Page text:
Ultimately, the best legacy a review blog can leave behind isn’t the reviews themselves, the insights, or even the great joke I had ready where I was going to ask Tom if he drives a Detrucky or a Devanney. The greatest gift that this blog can hope to bequeath to future generations is hundreds of high-quality stills of Bronson Pinchot that the A.V. Club or whoever can use without credit.

So I figured I would take this opportunity to revisit some old episodes and see what details are more visible now. I know you love it when I stop every other thing in a review to talk about the shit in the background, so please stop begging me for a post like this.

Season 1, Episode 1: Knock This


Look at that! Already there’s payoff for this shitty filler post idea, Larry’s baseball sister (I dub her Abstinence) has “Appleton” on her jersey!


It’s a bread. Balki’s holding a bread.


Check out the fridge door: Larry is into funny dogs. Also his mom fobbed off all the old shit from her kitchen she hated the sight of.


I believe that Time Magazine must be this one, with a cover date of Feb. 24, 1986, just to give you an idea of how quick the turn-around between this episode’s taping and airdate of March 25, 1986 was. I mean, we’ve covered that before, but AHA!, right? I’m important for finding this stuff out.


Now I can make t-shirts with the Ritz Discount logo. That’ll be $50 apiece.


I’m so not going to get into re-reviewing this mess, but remember how the very first episode was about how Balki how Balki quickly got a job because he’d been not only a sheepherder, but a marriage counselor, a veterinarian, and a chef as well?


Only true Perfect Strangers fans will want the rarer logo with the alternate font on “Discount”. You too can “get it” for $100.


Hey, look. A painting. This is worthwhile, right?


Man that window display is even sadder in HD.


That alphabet & numbers blanket is interesting. No idea what the Q thing is. Also, those must be photos of Yaya Biki! Was that her in the opening?


Again, not re-reviewing, but the final joke in this episode is that only the dumbest foreigner would accept minimum wage. Haha. Ha.


Season 1, Episode 2: Picture This


Mark wasn’t kidding when he said he had to get rid of the elderly decorations. He missed the Toby jug there in the back.


Does anyone recognize the Bailey’s Soda Cola? Was it regional to California?


Remember the original Linda? Please tell me I’m not wasting my time going through these.


Looks like their bathroom mirror was broken. I smell a deleted scene.


AAAHHH those visors! They don’t make them like that anymore. Stupid “lead in paint” laws. Also: *sniff*


Awww. Their first kiss.


You know, Socrates was kind of a prototype for Jesus. Not saying Jesus didn’t exist, just saying it took a few hundred years to repackage the narrative and sell it.


Season 1, Episode 3: Date This


It’s PaulAndre!!


It’s Frau Farbissina!


Man, Jerseyman was sitting right there the whole time, just waiting on someone to flirt with his Jerseygirl.


Wow. It’s the exact same people in the exact same outfits both nights in the same seats at the single’s bar. They can put “Appleton” on a jersey you’ll never see but they can’t get a room full of people to sit in different spots or switch coats.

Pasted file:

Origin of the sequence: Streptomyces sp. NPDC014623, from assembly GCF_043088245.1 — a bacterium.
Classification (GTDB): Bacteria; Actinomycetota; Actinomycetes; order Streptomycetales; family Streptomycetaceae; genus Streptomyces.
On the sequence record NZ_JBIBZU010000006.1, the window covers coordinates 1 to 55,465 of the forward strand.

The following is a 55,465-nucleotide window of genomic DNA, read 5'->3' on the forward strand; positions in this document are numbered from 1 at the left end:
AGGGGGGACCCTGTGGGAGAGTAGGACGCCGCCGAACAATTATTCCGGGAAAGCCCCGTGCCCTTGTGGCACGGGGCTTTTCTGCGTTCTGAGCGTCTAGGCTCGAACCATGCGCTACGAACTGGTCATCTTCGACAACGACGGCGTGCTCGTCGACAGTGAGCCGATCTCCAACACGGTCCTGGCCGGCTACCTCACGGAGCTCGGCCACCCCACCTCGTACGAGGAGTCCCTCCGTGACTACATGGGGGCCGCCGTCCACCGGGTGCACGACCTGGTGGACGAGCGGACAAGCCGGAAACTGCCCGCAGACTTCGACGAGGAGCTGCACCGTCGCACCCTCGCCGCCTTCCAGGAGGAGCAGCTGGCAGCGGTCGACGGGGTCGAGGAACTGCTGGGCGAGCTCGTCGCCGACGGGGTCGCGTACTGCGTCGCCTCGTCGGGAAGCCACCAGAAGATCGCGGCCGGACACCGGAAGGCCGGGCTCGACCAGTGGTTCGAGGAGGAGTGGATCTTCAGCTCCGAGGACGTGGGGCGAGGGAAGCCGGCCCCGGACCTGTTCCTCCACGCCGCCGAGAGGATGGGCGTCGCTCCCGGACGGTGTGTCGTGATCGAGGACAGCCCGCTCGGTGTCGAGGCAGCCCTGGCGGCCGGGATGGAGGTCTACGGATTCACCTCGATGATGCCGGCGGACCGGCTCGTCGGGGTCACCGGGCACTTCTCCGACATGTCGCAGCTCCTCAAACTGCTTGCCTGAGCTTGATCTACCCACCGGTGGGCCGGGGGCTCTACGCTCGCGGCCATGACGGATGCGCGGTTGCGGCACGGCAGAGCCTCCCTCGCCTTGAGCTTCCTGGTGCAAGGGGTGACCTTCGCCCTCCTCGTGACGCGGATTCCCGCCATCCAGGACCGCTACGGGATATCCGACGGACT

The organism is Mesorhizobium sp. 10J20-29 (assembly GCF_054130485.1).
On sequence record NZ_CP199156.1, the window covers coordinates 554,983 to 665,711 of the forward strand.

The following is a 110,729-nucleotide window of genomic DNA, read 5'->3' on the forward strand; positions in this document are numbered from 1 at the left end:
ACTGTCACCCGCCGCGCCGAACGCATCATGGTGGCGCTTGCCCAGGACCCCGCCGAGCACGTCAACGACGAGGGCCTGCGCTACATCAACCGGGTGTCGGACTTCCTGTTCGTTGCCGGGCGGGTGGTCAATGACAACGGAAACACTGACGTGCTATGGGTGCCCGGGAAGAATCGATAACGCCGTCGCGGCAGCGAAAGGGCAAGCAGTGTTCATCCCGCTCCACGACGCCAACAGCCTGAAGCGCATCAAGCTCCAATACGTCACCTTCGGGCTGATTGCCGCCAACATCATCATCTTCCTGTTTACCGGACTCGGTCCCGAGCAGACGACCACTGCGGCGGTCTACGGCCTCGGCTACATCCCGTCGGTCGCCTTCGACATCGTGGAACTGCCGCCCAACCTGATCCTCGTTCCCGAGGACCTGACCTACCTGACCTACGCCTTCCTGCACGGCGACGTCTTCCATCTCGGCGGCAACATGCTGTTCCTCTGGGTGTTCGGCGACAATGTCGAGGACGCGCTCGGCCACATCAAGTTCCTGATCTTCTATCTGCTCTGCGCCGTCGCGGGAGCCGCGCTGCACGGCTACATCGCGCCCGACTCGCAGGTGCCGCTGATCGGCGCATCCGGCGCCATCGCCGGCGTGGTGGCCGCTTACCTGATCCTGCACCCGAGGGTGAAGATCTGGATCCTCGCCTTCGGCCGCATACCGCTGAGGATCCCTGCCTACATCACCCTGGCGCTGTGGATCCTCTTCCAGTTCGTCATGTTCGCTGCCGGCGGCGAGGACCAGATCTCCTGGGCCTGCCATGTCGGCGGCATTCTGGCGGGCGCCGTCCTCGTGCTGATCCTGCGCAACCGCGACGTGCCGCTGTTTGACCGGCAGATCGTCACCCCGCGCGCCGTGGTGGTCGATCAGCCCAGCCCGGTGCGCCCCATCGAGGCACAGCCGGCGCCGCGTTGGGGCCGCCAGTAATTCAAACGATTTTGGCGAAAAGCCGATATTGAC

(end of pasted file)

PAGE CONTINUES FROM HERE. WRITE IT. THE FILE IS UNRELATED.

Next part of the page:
Season 1, Episode 4: Baby Driver

Someone actually took a marker to some of the wording on the shopping bags–


–but you can still tell that the Cousins shop at the only Ralphs outside of Southern California.


More of that blanket. Lots of tentacles on Mypos, evidently.


I would put the call out to y’all to track down better images of those posters at the Motor Vehicle Facility, but I’m the one working at a university library with a government documents collection. Lost forever.


It’s basement Linda!

Season 1, Episode 5: Overdraft This


Just swinging by for the puppy paper.


Season 1, Episode 6: Birthday This


Ho ho, Larry discovered postcards with titties on them!


Is “CONFUSION GROWS” a better or worse headline than “WALK ON MOON”?

Season 2, Episode 1: Womb This


Just want to point out that “Today’s Special” has been blue jeans for 7 episodes now (and will stay that way through the end of the season). I also suspect that Twinkacetti would have spent the first dollar he made on a porn magazine.


I feel like this one might be a fun episode to cosplay for CousinCon 2020.

Season 2, Episode 3: Win This


What, you thought I was doing all 120 episodes? Sshhhyeah no.


Mostly I just want to see if any of our regulars are in the crowd at the baseball game, because there is ZERO REASON to ever watch this misery of an episode. (You’ll be happy to know they got a new bathroom mirror, though.) We’ve got PaulAndre back there, but more importantly–


–it’s Basement Linda again! I’m beginning to think she’s the Cousins’ guardian angel.


Steal a base or two in this Shop ‘N’ Spend Spartans raglan top, a “steal” at only $50!

Season 2, Episode 4: Burgle This


I have a confession. This whole post was to get a better screenshot of Motorcycle Maidens magazine. Now I’m stuck having to watch the rest of these at 8x speed to finish this post.

But I did find out what magazine this actually was: the September 1986 issue of Cycle Guide. I may not have good ideas for bonus content posts for this blog, but you have to admit I execute them masterfully.


While I’m here: Larry is reading The Variety of Fiction: a Critical Anthology by Edward Alan Bloom and Lillian D. Bloom.


Twinkacetti does not read the Chicago Chronicle. Half of you have stopped reading this post.


This one feels like a meme template. Go wild! Have fun with it!

Season 2, Episode 5: Vegaaahhhsss Thisssss